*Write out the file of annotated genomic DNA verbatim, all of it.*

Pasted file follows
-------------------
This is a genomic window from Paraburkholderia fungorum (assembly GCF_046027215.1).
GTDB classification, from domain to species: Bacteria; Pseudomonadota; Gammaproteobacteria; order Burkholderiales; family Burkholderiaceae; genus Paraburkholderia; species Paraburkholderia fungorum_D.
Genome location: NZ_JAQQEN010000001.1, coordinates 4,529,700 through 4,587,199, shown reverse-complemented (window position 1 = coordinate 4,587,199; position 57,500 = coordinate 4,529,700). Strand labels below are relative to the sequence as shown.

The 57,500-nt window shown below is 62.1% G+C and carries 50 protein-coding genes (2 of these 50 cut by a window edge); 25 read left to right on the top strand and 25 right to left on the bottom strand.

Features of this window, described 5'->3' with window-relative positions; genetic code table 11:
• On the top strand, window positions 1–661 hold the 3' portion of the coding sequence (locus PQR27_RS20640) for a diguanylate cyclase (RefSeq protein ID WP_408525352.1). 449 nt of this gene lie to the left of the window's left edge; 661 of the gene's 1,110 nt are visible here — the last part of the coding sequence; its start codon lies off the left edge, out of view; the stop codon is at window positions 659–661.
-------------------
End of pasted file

This is a genomic window from Paraburkholderia fungorum (assembly GCF_046027215.1).
GTDB classification, from domain to species: Bacteria; Pseudomonadota; Gammaproteobacteria; order Burkholderiales; family Burkholderiaceae; genus Paraburkholderia; species Paraburkholderia fungorum_D.
Genome location: NZ_JAQQEN010000001.1, coordinates 4,529,700 through 4,587,199, shown reverse-complemented (window position 1 = coordinate 4,587,199; position 57,500 = coordinate 4,529,700). Strand labels below are relative to the sequence as shown.

The 57,500-nt window shown below is 62.1% G+C and carries 50 protein-coding genes (2 of these 50 cut by a window edge); 25 read left to right on the top strand and 25 right to left on the bottom strand.

Features of this window, described 5'->3' with window-relative positions; genetic code table 11:
• On the top strand, window positions 1–661 hold the 3' portion of the coding sequence (locus PQR27_RS20640) for a diguanylate cyclase (RefSeq protein ID WP_408525352.1). 449 nt of this gene lie to the left of the window's left edge; 661 of the gene's 1,110 nt are visible here — the last part of the coding sequence; its start codon lies off the left edge, out of view; the stop codon is at window positions 659–661.